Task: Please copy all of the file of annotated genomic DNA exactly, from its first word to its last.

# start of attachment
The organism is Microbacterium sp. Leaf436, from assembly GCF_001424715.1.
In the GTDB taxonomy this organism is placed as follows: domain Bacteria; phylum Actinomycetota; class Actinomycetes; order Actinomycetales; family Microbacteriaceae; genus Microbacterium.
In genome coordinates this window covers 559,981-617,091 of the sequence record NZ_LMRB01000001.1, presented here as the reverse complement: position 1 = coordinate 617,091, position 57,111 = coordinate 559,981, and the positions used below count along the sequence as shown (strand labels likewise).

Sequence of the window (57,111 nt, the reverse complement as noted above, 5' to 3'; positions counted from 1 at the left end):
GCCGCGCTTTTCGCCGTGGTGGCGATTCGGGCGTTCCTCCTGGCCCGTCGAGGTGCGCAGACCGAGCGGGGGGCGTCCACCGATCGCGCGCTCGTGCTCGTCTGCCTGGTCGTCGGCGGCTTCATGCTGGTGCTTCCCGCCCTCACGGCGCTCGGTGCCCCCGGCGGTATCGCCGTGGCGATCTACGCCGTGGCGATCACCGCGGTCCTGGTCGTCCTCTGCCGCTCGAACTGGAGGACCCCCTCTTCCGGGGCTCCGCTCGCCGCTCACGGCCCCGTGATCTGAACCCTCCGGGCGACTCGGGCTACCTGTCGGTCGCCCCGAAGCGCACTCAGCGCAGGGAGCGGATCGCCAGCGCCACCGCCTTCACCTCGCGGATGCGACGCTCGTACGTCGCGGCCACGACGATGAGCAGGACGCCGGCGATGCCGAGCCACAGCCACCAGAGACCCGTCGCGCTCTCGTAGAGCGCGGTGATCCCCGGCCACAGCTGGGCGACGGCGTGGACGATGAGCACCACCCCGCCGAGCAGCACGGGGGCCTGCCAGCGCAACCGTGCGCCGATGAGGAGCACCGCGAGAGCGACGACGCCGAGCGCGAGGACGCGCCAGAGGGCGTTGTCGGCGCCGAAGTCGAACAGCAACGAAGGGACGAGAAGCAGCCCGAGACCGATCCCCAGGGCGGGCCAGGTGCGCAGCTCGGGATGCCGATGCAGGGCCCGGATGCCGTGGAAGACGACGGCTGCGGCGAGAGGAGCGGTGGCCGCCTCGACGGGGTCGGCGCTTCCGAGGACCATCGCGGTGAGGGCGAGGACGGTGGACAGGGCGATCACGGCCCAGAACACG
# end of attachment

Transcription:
The organism is Microbacterium sp. Leaf436, from assembly GCF_001424715.1.
In the GTDB taxonomy this organism is placed as follows: domain Bacteria; phylum Actinomycetota; class Actinomycetes; order Actinomycetales; family Microbacteriaceae; genus Microbacterium.
In genome coordinates this window covers 559,981-617,091 of the sequence record NZ_LMRB01000001.1, presented here as the reverse complement: position 1 = coordinate 617,091, position 57,111 = coordinate 559,981, and the positions used below count along the sequence as shown (strand labels likewise).

Sequence of the window (57,111 nt, the reverse complement as noted above, 5' to 3'; positions counted from 1 at the left end):
GCCGCGCTTTTCGCCGTGGTGGCGATTCGGGCGTTCCTCCTGGCCCGTCGAGGTGCGCAGACCGAGCGGGGGGCGTCCACCGATCGCGCGCTCGTGCTCGTCTGCCTGGTCGTCGGCGGCTTCATGCTGGTGCTTCCCGCCCTCACGGCGCTCGGTGCCCCCGGCGGTATCGCCGTGGCGATCTACGCCGTGGCGATCACCGCGGTCCTGGTCGTCCTCTGCCGCTCGAACTGGAGGACCCCCTCTTCCGGGGCTCCGCTCGCCGCTCACGGCCCCGTGATCTGAACCCTCCGGGCGACTCGGGCTACCTGTCGGTCGCCCCGAAGCGCACTCAGCGCAGGGAGCGGATCGCCAGCGCCACCGCCTTCACCTCGCGGATGCGACGCTCGTACGTCGCGGCCACGACGATGAGCAGGACGCCGGCGATGCCGAGCCACAGCCACCAGAGACCCGTCGCGCTCTCGTAGAGCGCGGTGATCCCCGGCCACAGCTGGGCGACGGCGTGGACGATGAGCACCACCCCGCCGAGCAGCACGGGGGCCTGCCAGCGCAACCGTGCGCCGATGAGGAGCACCGCGAGAGCGACGACGCCGAGCGCGAGGACGCGCCAGAGGGCGTTGTCGGCGCCGAAGTCGAACAGCAACGAAGGGACGAGAAGCAGCCCGAGACCGATCCCCAGGGCGGGCCAGGTGCGCAGCTCGGGATGCCGATGCAGGGCCCGGATGCCGTGGAAGACGACGGCTGCGGCGAGAGGAGCGGTGGCCGCCTCGACGGGGTCGGCGCTTCCGAGGACCATCGCGGTGAGGGCGAGGACGGTGGACAGGGCGATCACGGCCCAGAACACG